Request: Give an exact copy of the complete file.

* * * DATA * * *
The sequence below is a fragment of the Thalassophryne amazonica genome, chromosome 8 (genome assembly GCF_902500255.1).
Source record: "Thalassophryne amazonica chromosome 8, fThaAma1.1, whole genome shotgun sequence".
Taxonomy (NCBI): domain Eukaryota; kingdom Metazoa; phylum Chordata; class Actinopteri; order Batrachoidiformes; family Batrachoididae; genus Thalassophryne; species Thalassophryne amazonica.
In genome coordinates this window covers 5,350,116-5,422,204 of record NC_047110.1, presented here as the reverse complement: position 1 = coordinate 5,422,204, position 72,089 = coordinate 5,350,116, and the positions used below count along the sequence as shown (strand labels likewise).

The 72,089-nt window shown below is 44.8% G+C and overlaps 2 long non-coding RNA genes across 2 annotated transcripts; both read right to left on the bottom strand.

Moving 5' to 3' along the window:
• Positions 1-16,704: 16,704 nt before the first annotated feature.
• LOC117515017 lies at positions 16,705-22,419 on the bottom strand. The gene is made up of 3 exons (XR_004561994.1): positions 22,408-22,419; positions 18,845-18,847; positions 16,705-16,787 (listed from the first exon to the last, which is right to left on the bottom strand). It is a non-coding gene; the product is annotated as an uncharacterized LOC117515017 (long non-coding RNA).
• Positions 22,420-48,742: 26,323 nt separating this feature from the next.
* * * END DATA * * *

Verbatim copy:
The sequence below is a fragment of the Thalassophryne amazonica genome, chromosome 8 (genome assembly GCF_902500255.1).
Source record: "Thalassophryne amazonica chromosome 8, fThaAma1.1, whole genome shotgun sequence".
Taxonomy (NCBI): domain Eukaryota; kingdom Metazoa; phylum Chordata; class Actinopteri; order Batrachoidiformes; family Batrachoididae; genus Thalassophryne; species Thalassophryne amazonica.
In genome coordinates this window covers 5,350,116-5,422,204 of record NC_047110.1, presented here as the reverse complement: position 1 = coordinate 5,422,204, position 72,089 = coordinate 5,350,116, and the positions used below count along the sequence as shown (strand labels likewise).

The 72,089-nt window shown below is 44.8% G+C and overlaps 2 long non-coding RNA genes across 2 annotated transcripts; both read right to left on the bottom strand.

Moving 5' to 3' along the window:
• Positions 1-16,704: 16,704 nt before the first annotated feature.
• LOC117515017 lies at positions 16,705-22,419 on the bottom strand. The gene is made up of 3 exons (XR_004561994.1): positions 22,408-22,419; positions 18,845-18,847; positions 16,705-16,787 (listed from the first exon to the last, which is right to left on the bottom strand). It is a non-coding gene; the product is annotated as an uncharacterized LOC117515017 (long non-coding RNA).
• Positions 22,420-48,742: 26,323 nt separating this feature from the next.